Almost more than any other issue, homosexuality has tested Episcopalians'ability to find the cherished "via media"--the middle way that has definedAnglican identity since its inception.
Homosexuality, with its emotional implications for identity, theology, andcommunity, has repeatedly pushed the church to the brink of schism. Only theunity of Anglican tradition and liturgy has kept the church together while thegay issue looms like the proverbial elephant in the church's living room.
At the church's 73rd General Convention meeting, which ended Friday after nine days in Denver,Episcopalians again wrestled with the role of gays and lesbians in church life,with the issue polarizing delegates and bishops. Emerging from the Denvermeeting, however, is a church that seems to be stronger for its struggles.
Delegates and bishops agree this year's meeting seemed somehow different.Civility radiated from the Colorado Convention Center, and it appeared thatperhaps the via media has been found that will guide the church through thethorny thicket of homosexuality.
Both the 832-member House of Deputies--comppsed of lay and clergy members--and the 204-member House of Bishops passed a sweeping statement supportingrelationships "outside of marriage" that are either gay or straight. While thecarefully worded compromise did not mention same-sex unions directly, it was thechurch's first major statement in support of relationships other than marriage.
Perhaps most important, it was the first time the church officiallyrecognized that both liberals and conservatives have a place in the debate. Theresolution recognized there are "some, who disagree with the traditionalteaching of the church on human sexuality, [who] will act in contradiction tothat position."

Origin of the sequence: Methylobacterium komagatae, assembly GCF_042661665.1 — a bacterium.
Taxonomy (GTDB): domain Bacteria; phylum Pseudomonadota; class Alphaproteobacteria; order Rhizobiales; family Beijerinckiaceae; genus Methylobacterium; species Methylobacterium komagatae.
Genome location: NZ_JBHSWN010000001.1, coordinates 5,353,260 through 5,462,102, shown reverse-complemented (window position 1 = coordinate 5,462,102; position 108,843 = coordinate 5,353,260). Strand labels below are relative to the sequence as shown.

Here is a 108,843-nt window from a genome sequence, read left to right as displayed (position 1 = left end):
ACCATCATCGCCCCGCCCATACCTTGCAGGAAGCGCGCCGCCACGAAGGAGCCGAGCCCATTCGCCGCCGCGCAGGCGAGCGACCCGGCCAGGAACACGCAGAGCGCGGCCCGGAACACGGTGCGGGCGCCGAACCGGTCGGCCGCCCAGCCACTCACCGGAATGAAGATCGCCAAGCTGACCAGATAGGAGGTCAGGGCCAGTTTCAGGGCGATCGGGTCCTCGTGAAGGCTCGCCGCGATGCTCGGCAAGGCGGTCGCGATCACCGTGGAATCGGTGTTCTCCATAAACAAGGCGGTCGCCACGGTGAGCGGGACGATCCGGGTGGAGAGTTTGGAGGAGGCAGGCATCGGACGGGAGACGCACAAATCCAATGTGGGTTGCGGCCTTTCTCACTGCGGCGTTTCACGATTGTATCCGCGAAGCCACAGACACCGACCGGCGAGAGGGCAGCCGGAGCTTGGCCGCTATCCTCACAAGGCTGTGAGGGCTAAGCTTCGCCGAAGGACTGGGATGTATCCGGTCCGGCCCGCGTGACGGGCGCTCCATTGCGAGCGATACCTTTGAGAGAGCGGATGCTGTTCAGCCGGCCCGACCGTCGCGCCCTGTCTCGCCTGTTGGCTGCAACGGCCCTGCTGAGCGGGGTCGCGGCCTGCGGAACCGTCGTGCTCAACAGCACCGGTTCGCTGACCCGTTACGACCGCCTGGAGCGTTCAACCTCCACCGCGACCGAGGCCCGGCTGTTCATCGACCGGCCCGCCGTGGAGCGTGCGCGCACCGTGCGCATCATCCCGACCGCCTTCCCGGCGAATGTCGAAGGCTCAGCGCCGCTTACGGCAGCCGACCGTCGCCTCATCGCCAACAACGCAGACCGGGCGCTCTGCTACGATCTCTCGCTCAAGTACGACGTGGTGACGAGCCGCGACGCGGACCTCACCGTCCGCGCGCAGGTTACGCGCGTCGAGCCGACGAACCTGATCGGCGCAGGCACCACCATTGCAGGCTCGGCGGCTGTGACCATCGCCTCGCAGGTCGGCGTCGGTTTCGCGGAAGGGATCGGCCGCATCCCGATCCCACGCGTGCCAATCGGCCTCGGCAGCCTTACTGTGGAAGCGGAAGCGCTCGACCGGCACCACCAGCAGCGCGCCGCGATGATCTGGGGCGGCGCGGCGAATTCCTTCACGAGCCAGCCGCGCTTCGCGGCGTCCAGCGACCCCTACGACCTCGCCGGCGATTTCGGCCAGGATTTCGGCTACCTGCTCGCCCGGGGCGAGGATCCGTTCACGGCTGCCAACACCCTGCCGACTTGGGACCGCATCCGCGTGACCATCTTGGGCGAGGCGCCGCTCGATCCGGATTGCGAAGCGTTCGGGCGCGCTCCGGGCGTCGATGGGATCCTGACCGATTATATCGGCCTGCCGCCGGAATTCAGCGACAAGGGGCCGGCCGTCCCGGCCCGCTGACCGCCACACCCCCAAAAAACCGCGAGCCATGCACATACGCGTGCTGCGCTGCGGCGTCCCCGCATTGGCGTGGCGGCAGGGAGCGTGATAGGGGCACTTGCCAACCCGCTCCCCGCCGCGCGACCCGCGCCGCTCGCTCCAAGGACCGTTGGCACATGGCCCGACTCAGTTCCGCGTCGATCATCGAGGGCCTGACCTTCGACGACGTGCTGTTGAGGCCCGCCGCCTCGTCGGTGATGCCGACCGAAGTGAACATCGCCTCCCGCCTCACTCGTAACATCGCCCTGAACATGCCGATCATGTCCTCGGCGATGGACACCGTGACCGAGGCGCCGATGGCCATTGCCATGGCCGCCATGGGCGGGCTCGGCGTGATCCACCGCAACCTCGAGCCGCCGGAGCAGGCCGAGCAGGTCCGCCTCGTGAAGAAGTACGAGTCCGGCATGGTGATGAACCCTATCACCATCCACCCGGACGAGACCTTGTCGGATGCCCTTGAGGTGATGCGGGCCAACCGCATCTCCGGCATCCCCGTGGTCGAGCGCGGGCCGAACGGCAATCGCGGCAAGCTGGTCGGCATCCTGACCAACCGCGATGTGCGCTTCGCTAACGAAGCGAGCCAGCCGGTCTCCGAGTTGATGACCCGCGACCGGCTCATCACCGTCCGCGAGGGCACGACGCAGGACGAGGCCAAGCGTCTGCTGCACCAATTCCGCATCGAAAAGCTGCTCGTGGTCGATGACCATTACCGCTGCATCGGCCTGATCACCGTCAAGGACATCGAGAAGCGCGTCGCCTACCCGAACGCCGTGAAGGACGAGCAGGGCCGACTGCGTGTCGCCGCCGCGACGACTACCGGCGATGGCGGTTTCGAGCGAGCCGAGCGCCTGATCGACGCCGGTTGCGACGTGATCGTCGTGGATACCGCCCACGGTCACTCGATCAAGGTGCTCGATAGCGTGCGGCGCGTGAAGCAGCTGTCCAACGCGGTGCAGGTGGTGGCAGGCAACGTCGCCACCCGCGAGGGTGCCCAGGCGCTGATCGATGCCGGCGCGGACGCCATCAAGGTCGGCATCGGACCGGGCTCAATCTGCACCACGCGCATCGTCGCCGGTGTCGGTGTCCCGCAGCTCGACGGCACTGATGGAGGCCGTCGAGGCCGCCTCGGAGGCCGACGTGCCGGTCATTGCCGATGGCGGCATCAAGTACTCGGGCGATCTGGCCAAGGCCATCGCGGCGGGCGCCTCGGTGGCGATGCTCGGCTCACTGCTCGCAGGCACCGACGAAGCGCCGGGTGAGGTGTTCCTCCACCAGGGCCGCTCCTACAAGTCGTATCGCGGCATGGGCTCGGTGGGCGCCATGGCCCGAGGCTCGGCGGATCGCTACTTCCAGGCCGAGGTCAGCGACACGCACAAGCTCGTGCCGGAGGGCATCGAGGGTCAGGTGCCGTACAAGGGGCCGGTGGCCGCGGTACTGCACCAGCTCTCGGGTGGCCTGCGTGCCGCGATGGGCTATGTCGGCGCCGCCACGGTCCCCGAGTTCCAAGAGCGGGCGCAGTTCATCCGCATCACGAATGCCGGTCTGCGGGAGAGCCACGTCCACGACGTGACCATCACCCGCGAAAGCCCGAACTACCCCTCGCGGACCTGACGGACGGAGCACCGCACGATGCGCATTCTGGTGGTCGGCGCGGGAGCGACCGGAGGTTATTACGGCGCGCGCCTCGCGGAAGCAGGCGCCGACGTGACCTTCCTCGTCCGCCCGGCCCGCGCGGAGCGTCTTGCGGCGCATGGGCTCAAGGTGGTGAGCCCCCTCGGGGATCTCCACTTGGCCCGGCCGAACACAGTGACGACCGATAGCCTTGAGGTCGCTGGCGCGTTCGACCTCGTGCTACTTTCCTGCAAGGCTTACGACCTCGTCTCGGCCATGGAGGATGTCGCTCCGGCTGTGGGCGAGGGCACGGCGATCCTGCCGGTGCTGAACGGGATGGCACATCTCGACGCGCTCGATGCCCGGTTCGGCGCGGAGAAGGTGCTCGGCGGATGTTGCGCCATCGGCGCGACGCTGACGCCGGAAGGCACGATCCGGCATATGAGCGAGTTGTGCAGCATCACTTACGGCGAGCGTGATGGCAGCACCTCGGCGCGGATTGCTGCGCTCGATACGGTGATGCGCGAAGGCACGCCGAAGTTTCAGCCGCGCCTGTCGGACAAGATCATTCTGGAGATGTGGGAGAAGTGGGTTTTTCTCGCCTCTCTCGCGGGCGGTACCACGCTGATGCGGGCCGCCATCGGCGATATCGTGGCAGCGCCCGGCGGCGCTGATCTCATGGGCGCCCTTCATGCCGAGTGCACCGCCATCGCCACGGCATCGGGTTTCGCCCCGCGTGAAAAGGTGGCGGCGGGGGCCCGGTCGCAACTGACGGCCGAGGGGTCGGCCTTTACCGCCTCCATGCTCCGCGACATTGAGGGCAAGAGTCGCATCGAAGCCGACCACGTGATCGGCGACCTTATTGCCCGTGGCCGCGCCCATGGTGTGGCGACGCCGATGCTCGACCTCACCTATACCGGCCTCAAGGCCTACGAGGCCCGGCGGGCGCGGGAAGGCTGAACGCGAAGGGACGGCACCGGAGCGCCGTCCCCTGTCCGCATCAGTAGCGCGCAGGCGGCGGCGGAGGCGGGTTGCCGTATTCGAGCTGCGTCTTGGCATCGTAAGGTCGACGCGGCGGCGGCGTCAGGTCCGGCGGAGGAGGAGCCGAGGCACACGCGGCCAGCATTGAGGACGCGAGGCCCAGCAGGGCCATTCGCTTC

"The question is no longer whether our relationships exist or are of God,"said the Rev. Michael W. Hopkins, a gay priest and president of Integrity, agroup of gay and lesbian Episcopalians. "The question is how they should becelebrated."
Still, it appears the church is gradually--some might say grudgingly--moving in support of the blessing of same-sex unions.
"There isn't a bishop in this house who doesn't know where this issue willbe 10 years from now," said Bishop William Swing of San Francisco.
Both conservatives and liberals heralded the document as a major victory.Conservatives said they had stemmed the tide moving toward a same-sex blessing.Liberals said gays and lesbians had finally been given at least a partialendorsement.
But even more, both sides said the debate had become more conversational,more civilized, less dysfunctional. "We're not out of it yet, but we've madereal progress," said Bishop Claude Payne of Texas.
Many give credit to Presiding Bishop Frank Griswold, who urged delegates touse the 2000 meeting as a time of Jubilee to lay fallow and not rock the boat.Griswold emerged as a respected shepherd of the flock, with most of his workdone behind the scenes and without much notice.
A landmark ecumenical agreement with the Evangelical Lutheran Church inAmerica also shaped the tone of the debate. The church overwhelmingly approvedthe "Called to Common Mission" agreement that, despite critics in bothchurches, will allow the exchange of clergy and sharing in common missionprojects.
As the first "full communion" agreement signed by Episcopalians withanother Christian denomination, the agreement showed that the church's mostpressing needs are external challenges and not internal squabbles, many in thechurch said.
"The mission of the church is really our most critical job," said BishopStephen Jecko of Florida, a leader of the conservative wing. "Unfortunately, alot of these resolutions take away from the main mission of the church, which isoutreach."
Episcopalians will continue aiming for the center for the next three years,until the next General Convention meeting. Some dioceses will continue to ordaingays and lesbians and bless their relationships, and others will not. Some willordain women, some will not. Most, if not all, will simply try to agree todisagree.
"Our call is not to come to agreement on every troubling matter," saidBishop Catherine Waynick of Indianapolis. "Our call is to come to agreementdespite our differences."